Thursday, August 25, 2011

The social media brain trust at the Tennessean to "collaborate" with Seigenthaler PR on a new project designed to cherry pick legit community voices

A brainstorm: the scene inside Tennessean's social media
office as they attempt to reanimate the body of journalism
The Tennessean decision makers, obviously dissatisfied with the noble goals of the Fourth Estate, have decided to try to be an arbiter to determine which voices in Nashville are more legit than others. They are introducing an online initiative called "Brainstorm Nashville," which they describe as "a collaborative space for the community to brainstorm ideas for solving community problems". It is worth asking whether a top-heavy, hierarchical corporation can create a "collaborative space" (which assumes that all Nashvillians have the money to have access to the newspaper's space to collaborate).

But it is also worth pointing out that this looks like another excuse to continue to pass over the voices that are already being expressed around Nashville, in community meetings, in neighborhood elists and newsletters, and on local blogs. Local news media has constantly failed to get the potential of social media and of local blogging for reporting. "Brainstorm Nashville" looks like another attempt to put new wine in old wine skins. It seems to me to be an attempt to throw the weight of the corporate media behind some local voices friendly to Gannett projects while ignoring dissent beyond the "storm."

Consider a question posed on construction of the new convention center on a mocked up Brainstorm page at the document-sharing Scribd website. The social media mavens failed to disclose that their company donated $15,000 to selling the construction project to the public at the same time that they were supposed to be reporting objectively on it. But they went ahead and wrote a leading question that looks like it assumes the validity of buying into the convention center: "Is it worth $585M ...? If not, what is?" The implication: critics are expected to come up with some other bright idea for spending more money than has ever been spent on one project in the history of Metro government.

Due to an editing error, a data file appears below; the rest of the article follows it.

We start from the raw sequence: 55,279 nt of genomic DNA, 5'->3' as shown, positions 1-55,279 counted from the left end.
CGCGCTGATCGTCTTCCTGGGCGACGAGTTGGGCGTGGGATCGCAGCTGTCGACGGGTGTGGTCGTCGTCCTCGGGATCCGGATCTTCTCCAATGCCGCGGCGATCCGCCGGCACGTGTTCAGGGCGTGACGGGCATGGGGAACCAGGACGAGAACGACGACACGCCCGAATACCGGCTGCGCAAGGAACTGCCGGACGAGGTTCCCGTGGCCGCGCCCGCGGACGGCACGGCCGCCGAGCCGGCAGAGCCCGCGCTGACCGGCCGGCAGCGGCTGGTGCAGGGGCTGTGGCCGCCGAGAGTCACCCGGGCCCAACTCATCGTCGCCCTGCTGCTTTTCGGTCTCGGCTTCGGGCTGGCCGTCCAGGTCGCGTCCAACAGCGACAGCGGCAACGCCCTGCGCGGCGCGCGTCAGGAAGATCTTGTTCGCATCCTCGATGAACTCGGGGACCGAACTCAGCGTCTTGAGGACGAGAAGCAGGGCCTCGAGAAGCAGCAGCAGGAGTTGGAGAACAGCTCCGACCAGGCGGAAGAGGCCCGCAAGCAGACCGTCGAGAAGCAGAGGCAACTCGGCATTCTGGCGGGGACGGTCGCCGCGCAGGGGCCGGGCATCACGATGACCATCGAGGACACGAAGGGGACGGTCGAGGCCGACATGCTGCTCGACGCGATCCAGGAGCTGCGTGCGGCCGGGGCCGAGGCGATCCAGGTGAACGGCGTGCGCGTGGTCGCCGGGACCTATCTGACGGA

"Gripes or rants" not welcome; flackery approved.

I noticed on Twitter today that members of the Tennessean social media group had lunch at Seigenthaler PR to discuss Brainstorm Nashville with PR flacks and to "springboard to more collaboration." Well, what a coincidence. It wasn't too long ago that another PR firm was coaching another Tennessean employee and having telephone "conversations" with the paper's local beat reporter about how to brand the convention center. And Seigenthaler PR itself had participated in the selling of Music City Center.

I cannot wait to see leading questions on other issues springboard out of the collaboration. The question of whether the Music City Center will benefit all of Nashville is still open, but in their unabashed promotion of the project the Gannett family and their collaborators obviously have already decided the question for the rest of us, regardless of budget overages, regardless of the drain on Metro services.

This congenital coziness that corporate media has with corporate PR firms on questions of local governance is repulsive given that journos are supposed to offer intrepid disclosure and analysis as a check on power. Brainstorm Nashville (Twitter hastag: #BrainstormNashville) seems like a further attempt to manage dissent and cherry pick community voices rather than critically reporting the news that journalists are supposed to. The paper's social mediarites claim to be getting past community "gripes or rants," but they embrace mercenary flackery instead? The privileged voices in this venture will be those who echo the dominant PR talking points on the issue du jour.

Brainstorm Nashville managers claim to give you a voice you might not otherwise have, but don't buy a bill of goods. Social media, including blogging, remains a somewhat open, independent element that does not require the Tennessean's Brainstorm or their social media brain trust to get the word out and to try to eke out a little influence on public policy and local developments.

1 comment:

  1. Sad thing is, half of this brain-trust will be ditzy, fake blondes, freshly minted from college, who make $18,999.99 per year. el